Hull City in freefall because Grant McCann has had rug pulled from under his feet
“This is embarrassing,” they sang.
When the die-hards who spend a fortune travelling the country watching their team irrespective of how it performs turn on you, you know you are in trouble.
It was pretty obvious anyway.
If conceding four goals inside 50 minutes to a side with one win in five previous matches was not enough of a clue, the league and form tables spelt it out.
Had the Championship started on New Year’s Day evening – when Hull players were giddily talking about automatic promotion – the Tigers would be bottom with two points. Next would be Middlesbrough, with four times as many. It is Hull’s worst run in 25 years.
In the notoriously unpredictable second tier, that sort of consistency should be impossible.
It leaves Hull two points above Charlton Athletic in the relegation zone. It hardly needs saying which team will be at the KCOM Stadium on Saturday. Football can be very cruel sometimes.
Coach Grant McCann has had the rug pulled from under him. It is no coincidence this dismal run started when the transfer window opened.
To sell your best player and top goalscorer, Jarrod Bowen, on deadline day is asking for trouble. To sell your second-best player and second-top goal-scorer, Kamil Grosicki, as well is practically begging for it.
Almost predictably, a horrendous run of injuries followed.
If Hull go down, McCann is an ideal manager to bring them back up. But they really do not want to go down.
They have played in five of the last 12 Premier League seasons, and the Europa League. League One is no respecter of reputation, though – ask Sunderland, Ipswich Town, either Sheffield club or Leeds United.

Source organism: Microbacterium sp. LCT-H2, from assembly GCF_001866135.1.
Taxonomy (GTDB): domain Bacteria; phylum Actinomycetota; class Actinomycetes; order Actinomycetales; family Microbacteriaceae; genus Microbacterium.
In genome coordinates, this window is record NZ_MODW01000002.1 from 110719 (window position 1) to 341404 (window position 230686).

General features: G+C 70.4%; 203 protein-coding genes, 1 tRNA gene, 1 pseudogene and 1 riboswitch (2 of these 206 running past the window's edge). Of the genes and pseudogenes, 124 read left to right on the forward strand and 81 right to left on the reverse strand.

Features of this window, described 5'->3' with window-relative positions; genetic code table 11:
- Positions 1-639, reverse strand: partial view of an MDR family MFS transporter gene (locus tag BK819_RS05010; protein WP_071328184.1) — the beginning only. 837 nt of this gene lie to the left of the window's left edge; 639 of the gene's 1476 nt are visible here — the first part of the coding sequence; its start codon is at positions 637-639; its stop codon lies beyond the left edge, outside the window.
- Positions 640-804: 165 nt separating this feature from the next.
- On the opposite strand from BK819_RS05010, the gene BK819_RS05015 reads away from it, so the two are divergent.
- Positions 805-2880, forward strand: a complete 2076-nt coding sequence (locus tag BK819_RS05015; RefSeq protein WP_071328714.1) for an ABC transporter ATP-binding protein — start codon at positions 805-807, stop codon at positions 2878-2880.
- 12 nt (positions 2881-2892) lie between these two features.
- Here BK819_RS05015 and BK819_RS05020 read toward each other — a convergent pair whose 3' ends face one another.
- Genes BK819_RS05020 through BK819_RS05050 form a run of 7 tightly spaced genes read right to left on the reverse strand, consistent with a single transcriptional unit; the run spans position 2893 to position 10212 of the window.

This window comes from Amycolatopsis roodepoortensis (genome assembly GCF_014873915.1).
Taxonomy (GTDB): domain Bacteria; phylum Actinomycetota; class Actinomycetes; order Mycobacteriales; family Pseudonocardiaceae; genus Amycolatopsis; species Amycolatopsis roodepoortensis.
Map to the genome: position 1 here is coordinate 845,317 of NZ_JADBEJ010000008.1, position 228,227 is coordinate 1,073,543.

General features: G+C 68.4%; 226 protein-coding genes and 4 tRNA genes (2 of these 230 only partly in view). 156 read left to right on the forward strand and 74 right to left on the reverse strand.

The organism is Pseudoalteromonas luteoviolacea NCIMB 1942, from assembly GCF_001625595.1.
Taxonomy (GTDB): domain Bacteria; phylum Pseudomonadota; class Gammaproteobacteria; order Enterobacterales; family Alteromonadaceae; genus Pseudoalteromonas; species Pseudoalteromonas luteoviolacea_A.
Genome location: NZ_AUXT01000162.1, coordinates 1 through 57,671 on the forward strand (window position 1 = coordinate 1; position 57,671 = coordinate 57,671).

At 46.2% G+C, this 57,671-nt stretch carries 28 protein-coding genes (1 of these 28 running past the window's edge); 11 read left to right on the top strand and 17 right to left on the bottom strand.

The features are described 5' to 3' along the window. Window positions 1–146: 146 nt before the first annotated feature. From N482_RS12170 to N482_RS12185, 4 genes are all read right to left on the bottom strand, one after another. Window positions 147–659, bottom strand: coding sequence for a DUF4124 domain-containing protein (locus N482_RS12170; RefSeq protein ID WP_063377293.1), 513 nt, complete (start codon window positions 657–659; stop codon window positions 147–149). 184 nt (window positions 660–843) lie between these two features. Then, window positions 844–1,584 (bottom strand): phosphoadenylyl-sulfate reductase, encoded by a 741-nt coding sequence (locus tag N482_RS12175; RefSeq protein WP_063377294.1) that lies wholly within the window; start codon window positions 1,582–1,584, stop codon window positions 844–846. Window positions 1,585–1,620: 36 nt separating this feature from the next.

Relegation will make it harder still for owner Assem Allam to sell the club at a price he can swallow and that is something the Tigers and their supporters have been crying out for for years. It is hard to see how they can properly move on without it.
Those McCann signed in January were to supplement, not replace, Bowen and Grosicki. As usual, he largely went for players he had worked with before.
The problem is, McCann had not managed in the Championship until this season. Herbie Kane was a novice, Martin Samuelsen had made 12 appearances, Mallik Wilks 15. James Scott and Marcus Maddison, added once Grosicki left on deadline-day morning (Bowen’s deal was not signed off until after the cut-off) were new to the division, too.
Most of those signed in the summer had similar profiles. Until the Bowen money was banked, it was all Hull were prepared to stretch to.
It says much about the boardroom mismanagement of the club that it is increasingly geared for a division it does not want to be in.
This is a squad and a coach learning on its feet. If they can stay in the Championship, they will be better for the experience. At the moment, it is a very big if.
McCann needs a big performance quickly to get Hull’s players and fans believing. With so little assistance from above, he needs all the help he can get.
Allam might yet get what he deserves, but it will be cruel if he takes everyone else down with him.